Managing remote access to the network continues to be overwhelming but the security of third parties’ remote access to its network is not a an IT/IT security priority. Sixty-seven percent of respondents say managing third-party permissions and remote access to their networks is overwhelming and a drain on their internal resources. Consequently, 64 percent of respondents say remote access is becoming their organization’s weakest attack surface. Despite the risks, less than half (48 percent) of respondents say the IT/IT security function makes ensuring the security of third-parties remote access to its network a priority.
Remote access risks are created because only 43 percent of respondents say their organizations can provide third parties with just enough access to perform their designated responsibilities and nothing more. Further, only 36 percent of respondents say their organizations have visibility into the level of access and permissions for both internal and external users.
The ability to secure remote access requires an inventory of third parties that have this access. Only 49 percent of respondents say their organizations have a comprehensive inventory of all third parties with access to its network. Of the 51 percent of respondents who say their organizations don’t have an inventory or are unsure, say it is because there is no centralized control over third-party relationships (60 percent) and the complexity in third-party relationships (48 percent).
Organizations continue to rely upon contracts to manage the third-party risk of those vendors with access to their sensitive information. Only 41 percent of respondents say their organizations evaluate the security and privacy practices of all third parties before allowing them to have access to sensitive and confidential information.
Of these respondents, 56 percent of respondents say their organizations acquire signatures on contracts that legally obligates the third party to adhere to security and privacy practices followed by 50 percent of respondents who say written policies and procedures are reviewed. Only 41 percent of respondents say their organizations assess the third party’s security and privacy practices.
A good business reputation is the primary reason not to evaluate the security and privacy practices of third parties. Fifty-nine percent of respondents say their organizations are not evaluating third parties’ privacy and security practices or they are unsure if they do. The top two reasons are respondents (60 percent) have confidence in the third party’s business reputation and 58 percent of respondents say it is because the third party is subject to contractual terms.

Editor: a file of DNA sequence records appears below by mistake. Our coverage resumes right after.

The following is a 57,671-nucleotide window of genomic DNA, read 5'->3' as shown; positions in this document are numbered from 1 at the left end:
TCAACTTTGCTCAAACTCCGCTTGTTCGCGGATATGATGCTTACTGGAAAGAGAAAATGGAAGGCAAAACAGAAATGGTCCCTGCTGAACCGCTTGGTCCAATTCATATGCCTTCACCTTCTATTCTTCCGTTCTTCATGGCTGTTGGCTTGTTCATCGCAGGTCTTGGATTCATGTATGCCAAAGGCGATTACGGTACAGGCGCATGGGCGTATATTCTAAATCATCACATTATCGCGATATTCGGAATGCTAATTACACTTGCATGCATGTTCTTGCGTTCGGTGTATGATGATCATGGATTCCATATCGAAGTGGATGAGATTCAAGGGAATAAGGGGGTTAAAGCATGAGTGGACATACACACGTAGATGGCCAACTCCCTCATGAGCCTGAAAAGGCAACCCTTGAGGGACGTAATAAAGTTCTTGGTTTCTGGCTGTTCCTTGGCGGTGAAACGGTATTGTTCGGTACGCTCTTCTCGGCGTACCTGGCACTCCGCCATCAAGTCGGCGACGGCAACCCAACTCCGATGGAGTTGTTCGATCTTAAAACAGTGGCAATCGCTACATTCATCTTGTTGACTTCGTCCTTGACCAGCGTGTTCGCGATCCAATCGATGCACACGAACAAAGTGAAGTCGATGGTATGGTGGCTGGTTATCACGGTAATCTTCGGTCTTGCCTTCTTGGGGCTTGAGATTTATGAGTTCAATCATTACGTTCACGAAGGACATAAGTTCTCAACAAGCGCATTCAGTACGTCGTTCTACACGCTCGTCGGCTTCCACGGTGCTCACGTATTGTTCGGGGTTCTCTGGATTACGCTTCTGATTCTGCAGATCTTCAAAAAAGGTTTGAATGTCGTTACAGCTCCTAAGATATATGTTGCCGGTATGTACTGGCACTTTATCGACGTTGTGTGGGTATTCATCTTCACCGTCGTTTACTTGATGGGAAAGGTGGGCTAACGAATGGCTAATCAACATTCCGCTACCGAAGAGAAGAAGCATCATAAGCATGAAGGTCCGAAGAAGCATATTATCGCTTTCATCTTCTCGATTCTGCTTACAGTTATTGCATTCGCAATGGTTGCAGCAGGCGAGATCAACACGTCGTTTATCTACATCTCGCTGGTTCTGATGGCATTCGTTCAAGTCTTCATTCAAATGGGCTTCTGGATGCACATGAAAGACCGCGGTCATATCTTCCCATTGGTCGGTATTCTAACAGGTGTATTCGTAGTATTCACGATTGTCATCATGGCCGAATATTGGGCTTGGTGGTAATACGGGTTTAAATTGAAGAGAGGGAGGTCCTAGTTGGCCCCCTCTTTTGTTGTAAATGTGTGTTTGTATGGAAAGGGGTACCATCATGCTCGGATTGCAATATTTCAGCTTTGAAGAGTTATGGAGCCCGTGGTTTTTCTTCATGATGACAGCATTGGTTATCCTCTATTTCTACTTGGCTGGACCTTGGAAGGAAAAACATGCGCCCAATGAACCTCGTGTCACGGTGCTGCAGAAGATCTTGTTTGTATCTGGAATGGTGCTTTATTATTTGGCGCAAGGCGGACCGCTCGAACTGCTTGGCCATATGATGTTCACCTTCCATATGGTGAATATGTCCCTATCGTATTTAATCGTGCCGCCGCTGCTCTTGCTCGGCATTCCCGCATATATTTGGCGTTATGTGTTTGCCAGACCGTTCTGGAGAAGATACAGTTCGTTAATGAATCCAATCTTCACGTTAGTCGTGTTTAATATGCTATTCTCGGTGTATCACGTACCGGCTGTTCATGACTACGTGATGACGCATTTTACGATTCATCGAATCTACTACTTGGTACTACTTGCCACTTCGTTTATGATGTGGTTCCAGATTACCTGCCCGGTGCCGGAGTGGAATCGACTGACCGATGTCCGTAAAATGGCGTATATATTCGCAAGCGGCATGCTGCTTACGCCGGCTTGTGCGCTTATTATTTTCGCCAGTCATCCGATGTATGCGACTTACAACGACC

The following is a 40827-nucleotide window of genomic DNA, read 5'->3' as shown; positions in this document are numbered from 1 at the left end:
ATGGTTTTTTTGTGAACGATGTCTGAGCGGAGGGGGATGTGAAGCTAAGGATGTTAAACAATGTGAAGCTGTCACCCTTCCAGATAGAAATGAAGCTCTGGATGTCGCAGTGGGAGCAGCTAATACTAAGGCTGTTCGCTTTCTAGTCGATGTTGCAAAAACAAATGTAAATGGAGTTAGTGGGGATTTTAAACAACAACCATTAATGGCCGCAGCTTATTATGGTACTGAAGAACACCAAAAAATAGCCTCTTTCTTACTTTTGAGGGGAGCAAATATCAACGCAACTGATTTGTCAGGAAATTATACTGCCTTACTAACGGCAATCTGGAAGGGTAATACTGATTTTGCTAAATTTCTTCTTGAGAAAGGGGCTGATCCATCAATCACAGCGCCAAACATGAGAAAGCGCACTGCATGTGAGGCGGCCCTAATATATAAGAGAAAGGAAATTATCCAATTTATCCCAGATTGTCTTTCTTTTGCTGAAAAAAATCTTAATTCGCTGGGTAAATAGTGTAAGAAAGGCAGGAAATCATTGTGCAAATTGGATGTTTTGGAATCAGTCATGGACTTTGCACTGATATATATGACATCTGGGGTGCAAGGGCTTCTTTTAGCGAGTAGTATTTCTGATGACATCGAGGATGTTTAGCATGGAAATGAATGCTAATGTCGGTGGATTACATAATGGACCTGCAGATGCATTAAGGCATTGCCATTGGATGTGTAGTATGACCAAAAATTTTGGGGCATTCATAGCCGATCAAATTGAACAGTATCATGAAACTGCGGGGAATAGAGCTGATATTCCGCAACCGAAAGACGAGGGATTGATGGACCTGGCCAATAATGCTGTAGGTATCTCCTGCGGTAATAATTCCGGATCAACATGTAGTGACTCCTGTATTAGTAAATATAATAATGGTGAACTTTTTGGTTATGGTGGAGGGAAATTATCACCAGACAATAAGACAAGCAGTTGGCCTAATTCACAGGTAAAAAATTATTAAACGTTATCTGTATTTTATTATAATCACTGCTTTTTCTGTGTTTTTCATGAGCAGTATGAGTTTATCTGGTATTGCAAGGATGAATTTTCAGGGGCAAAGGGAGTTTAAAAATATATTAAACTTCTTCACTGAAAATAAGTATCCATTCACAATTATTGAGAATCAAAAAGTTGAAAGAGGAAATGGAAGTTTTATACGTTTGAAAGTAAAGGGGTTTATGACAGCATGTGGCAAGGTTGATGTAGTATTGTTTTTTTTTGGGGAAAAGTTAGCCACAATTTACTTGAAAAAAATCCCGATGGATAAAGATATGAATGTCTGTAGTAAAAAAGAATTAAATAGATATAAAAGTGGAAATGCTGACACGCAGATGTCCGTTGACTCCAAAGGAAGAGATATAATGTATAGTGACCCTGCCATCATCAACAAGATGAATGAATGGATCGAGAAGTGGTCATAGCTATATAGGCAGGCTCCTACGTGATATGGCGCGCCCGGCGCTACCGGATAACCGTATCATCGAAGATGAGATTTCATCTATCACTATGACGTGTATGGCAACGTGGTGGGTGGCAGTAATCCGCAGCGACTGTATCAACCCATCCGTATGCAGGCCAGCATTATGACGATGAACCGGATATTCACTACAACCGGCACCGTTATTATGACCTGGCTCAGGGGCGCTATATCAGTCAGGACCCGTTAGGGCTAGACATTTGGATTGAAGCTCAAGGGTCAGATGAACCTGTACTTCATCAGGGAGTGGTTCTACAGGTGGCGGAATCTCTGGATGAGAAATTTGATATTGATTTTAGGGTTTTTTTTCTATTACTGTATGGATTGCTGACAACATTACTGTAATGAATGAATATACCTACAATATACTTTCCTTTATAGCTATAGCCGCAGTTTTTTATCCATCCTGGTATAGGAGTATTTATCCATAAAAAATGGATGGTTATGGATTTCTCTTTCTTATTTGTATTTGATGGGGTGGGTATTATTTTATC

Ongoing monitoring of third parties is not occurring in many organizations and a possible reason is few organizations have automated the process. Only 45 percent of respondents say their organizations are monitoring on an ongoing basis the security and privacy practices of hird parties with whom they share sensitive or confidential information.
Of these organizations, only 36 percent of respondents say the monitoring process of third parties is automated. These organizations spend an average of seven hours per week automatically monitoring third-party access. Those organizations that manually monitor access (64 percent of respondents) say that they spend an average of eight hours each week monitoring access. The primary reasons for not monitoring third parties’ access is reliance on the business reputation of the third party (59 percent of respondents), the third party is subject to contractual terms and not having the internal resources to monitor (both 58 percent of respondents).
Poorly written security and privacy policies and procedures is the number one indicator of risk. Only 41 percent of respondents say their third-party management program defines and ranks levels of risk. Sixty-three percent of respondents say poorly written security and privacy policies and procedures followed by a history of frequent data breach incidents (59 percent of respondents) are the primary indicators of risk. Only 35 percent say they view the third party’s use of a subcontractor that has access to their organizations’ information as an indicator.
To read the full report, including charts and graphs, visit SecureLink’s website here